When it comes to healthy benefits, extra virgin olive oil may offer near-immediate gratification, according to new research. A small study linked a Mediterranean meal with a few spoonfuls of EVOO to lower blood sugar and LDL cholesterol after meals.
“Lowering (post-meal) blood glucose and cholesterol may be useful to reduce the negative effects of glucose and cholesterol on the cardiovascular system,” lead study author Francesco Violi, a researcher at Sapienza University in Rome, told reuters.com.
Though the study was tiny, involving 25 people, it’s among the first to link a Mediterranean diet containing extra virgin olive oil to lower blood sugar and LDL cholesterol after meals.
For the study, on two separate occasions, researchers gave the healthy subjects a typical Mediterranean lunch. They added 10 grams of EVOO to the first meal. They added 10 grams of corn oil to the second meal. Blood tests conducted before and two hours after the meals found that blood sugar rose after eating in all the participants, which is normal. But blood sugar rose much less after a meal with olive oil compared to one with corn oil. The blood tests also revealed lower levels of low-density lipoprotein, the “bad cholesterol,” among the subjects after eating the meal with the extra olive oil. The results were published in the journal Nutrition and Diabetes.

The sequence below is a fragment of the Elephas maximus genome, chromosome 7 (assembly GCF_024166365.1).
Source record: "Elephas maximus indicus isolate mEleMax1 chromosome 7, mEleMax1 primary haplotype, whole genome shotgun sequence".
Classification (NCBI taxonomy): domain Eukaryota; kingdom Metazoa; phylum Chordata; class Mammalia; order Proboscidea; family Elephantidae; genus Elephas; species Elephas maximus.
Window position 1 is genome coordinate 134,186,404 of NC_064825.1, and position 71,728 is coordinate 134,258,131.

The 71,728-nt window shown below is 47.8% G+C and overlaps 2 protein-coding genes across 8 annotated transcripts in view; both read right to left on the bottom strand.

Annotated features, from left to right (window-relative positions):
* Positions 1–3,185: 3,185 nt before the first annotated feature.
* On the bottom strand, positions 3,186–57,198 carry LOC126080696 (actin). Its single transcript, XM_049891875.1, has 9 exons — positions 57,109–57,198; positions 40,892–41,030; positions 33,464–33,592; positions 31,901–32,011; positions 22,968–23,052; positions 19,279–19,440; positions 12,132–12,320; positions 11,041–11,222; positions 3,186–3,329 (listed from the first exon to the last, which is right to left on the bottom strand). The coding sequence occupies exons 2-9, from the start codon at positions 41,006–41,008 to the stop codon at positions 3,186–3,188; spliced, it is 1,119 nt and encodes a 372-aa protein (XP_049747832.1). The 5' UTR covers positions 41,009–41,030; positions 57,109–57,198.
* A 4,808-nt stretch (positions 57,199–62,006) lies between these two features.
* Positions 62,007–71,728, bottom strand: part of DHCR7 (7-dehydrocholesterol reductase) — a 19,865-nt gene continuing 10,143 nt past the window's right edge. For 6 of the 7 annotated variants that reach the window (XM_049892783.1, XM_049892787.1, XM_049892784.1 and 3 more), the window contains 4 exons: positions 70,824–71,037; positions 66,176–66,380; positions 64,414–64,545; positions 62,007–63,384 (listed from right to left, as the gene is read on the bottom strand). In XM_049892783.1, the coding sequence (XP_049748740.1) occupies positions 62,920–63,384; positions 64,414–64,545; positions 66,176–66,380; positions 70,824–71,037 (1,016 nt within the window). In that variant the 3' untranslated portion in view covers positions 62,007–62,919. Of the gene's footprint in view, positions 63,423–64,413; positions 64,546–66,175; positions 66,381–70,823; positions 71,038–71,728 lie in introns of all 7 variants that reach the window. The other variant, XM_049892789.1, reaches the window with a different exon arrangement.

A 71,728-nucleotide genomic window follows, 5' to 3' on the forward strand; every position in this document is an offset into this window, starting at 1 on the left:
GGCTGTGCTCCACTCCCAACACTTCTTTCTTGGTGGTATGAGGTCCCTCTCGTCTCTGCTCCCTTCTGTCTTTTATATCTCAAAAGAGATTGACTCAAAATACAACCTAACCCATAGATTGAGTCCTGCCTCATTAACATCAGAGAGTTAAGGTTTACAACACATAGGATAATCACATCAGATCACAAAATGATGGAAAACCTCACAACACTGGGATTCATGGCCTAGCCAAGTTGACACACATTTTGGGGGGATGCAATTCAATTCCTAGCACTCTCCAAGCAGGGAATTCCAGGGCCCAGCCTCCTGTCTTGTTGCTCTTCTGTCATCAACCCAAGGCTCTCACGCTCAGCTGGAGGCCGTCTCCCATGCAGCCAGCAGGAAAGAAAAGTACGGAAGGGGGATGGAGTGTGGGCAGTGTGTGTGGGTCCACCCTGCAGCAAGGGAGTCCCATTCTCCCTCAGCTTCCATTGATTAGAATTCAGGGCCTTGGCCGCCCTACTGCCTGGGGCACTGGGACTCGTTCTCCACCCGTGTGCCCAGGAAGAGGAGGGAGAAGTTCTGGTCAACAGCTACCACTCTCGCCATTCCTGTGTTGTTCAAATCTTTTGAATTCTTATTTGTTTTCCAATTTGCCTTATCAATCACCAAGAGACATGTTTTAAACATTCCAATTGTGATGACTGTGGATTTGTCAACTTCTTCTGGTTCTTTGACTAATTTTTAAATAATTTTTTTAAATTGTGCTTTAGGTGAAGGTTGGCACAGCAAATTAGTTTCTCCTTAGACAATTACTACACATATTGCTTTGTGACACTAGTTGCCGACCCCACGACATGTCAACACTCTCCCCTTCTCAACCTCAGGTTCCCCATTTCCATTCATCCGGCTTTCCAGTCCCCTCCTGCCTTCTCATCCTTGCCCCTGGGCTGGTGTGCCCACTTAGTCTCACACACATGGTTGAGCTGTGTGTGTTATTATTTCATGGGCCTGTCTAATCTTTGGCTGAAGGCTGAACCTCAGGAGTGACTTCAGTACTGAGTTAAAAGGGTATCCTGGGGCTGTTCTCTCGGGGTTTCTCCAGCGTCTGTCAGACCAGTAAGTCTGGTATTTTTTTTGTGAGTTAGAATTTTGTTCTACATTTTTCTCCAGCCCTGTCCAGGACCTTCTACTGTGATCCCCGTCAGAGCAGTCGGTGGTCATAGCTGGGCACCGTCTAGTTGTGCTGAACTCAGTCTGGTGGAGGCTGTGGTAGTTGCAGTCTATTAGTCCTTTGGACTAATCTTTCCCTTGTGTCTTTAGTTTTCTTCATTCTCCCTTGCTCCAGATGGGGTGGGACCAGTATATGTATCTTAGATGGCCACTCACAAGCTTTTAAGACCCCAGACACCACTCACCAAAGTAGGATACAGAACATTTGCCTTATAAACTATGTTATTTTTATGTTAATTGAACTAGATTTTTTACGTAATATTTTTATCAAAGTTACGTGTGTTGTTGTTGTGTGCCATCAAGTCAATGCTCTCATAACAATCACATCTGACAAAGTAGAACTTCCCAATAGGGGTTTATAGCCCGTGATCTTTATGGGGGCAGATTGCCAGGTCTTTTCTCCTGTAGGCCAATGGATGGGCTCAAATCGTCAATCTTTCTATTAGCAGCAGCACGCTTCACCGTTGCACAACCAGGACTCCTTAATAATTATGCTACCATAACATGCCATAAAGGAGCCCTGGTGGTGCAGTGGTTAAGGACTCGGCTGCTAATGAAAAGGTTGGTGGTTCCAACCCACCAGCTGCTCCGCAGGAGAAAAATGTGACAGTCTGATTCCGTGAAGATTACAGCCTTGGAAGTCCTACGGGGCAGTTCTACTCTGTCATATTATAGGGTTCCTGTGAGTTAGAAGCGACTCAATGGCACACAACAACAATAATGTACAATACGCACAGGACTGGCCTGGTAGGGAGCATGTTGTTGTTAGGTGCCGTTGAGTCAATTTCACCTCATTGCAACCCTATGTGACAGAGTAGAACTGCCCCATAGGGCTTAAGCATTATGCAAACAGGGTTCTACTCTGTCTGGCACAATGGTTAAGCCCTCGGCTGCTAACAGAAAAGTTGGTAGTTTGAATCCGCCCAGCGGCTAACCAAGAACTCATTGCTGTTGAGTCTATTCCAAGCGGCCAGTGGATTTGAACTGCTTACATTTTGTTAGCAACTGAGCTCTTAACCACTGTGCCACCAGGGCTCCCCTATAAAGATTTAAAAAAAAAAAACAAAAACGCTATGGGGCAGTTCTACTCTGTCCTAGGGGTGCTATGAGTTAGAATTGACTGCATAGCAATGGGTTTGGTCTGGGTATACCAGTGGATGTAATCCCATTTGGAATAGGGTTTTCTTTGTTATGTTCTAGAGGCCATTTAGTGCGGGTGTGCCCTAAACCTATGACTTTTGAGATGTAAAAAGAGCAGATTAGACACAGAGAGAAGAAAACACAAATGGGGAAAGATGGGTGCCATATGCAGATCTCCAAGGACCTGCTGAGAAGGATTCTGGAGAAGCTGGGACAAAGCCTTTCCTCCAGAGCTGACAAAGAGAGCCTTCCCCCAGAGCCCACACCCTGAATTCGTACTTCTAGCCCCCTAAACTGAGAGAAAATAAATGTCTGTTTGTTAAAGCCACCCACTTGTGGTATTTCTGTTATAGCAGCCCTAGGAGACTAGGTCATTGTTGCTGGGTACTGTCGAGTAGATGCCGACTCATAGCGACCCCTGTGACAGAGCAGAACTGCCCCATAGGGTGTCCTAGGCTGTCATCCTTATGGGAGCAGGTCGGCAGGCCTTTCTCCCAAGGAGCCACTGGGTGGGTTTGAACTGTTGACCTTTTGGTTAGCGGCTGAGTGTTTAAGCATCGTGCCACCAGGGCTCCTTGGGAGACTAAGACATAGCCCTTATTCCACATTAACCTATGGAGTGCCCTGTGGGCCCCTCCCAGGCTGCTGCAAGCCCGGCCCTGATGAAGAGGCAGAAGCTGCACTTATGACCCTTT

The research adds to the growing pile of evidence supporting the healthy benefits of the Mediterranean diet. Sales of Mediterranean-style foods, like Greek yogurt, olive oil and hummus, are growing. Hummus sales are so strong, that tobacco farmers in Virginia are switching their farms to chickpeas.